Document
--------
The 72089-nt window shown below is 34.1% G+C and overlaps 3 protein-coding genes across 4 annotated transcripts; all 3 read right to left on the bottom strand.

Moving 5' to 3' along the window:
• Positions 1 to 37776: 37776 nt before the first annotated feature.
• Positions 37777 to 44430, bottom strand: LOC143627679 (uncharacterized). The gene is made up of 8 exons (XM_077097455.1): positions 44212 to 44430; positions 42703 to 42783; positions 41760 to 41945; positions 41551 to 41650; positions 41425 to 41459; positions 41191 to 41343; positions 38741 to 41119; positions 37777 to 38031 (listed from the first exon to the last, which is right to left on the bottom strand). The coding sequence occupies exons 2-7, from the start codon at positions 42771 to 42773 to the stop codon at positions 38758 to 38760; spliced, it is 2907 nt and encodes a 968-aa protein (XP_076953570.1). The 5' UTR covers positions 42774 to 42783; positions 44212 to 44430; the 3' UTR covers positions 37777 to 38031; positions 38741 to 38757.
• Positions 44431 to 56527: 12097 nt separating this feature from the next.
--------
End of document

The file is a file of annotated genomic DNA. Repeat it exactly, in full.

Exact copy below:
The 72089-nt window shown below is 34.1% G+C and overlaps 3 protein-coding genes across 4 annotated transcripts; all 3 read right to left on the bottom strand.

Moving 5' to 3' along the window:
• Positions 1 to 37776: 37776 nt before the first annotated feature.
• Positions 37777 to 44430, bottom strand: LOC143627679 (uncharacterized). The gene is made up of 8 exons (XM_077097455.1): positions 44212 to 44430; positions 42703 to 42783; positions 41760 to 41945; positions 41551 to 41650; positions 41425 to 41459; positions 41191 to 41343; positions 38741 to 41119; positions 37777 to 38031 (listed from the first exon to the last, which is right to left on the bottom strand). The coding sequence occupies exons 2-7, from the start codon at positions 42771 to 42773 to the stop codon at positions 38758 to 38760; spliced, it is 2907 nt and encodes a 968-aa protein (XP_076953570.1). The 5' UTR covers positions 42774 to 42783; positions 44212 to 44430; the 3' UTR covers positions 37777 to 38031; positions 38741 to 38757.
• Positions 44431 to 56527: 12097 nt separating this feature from the next.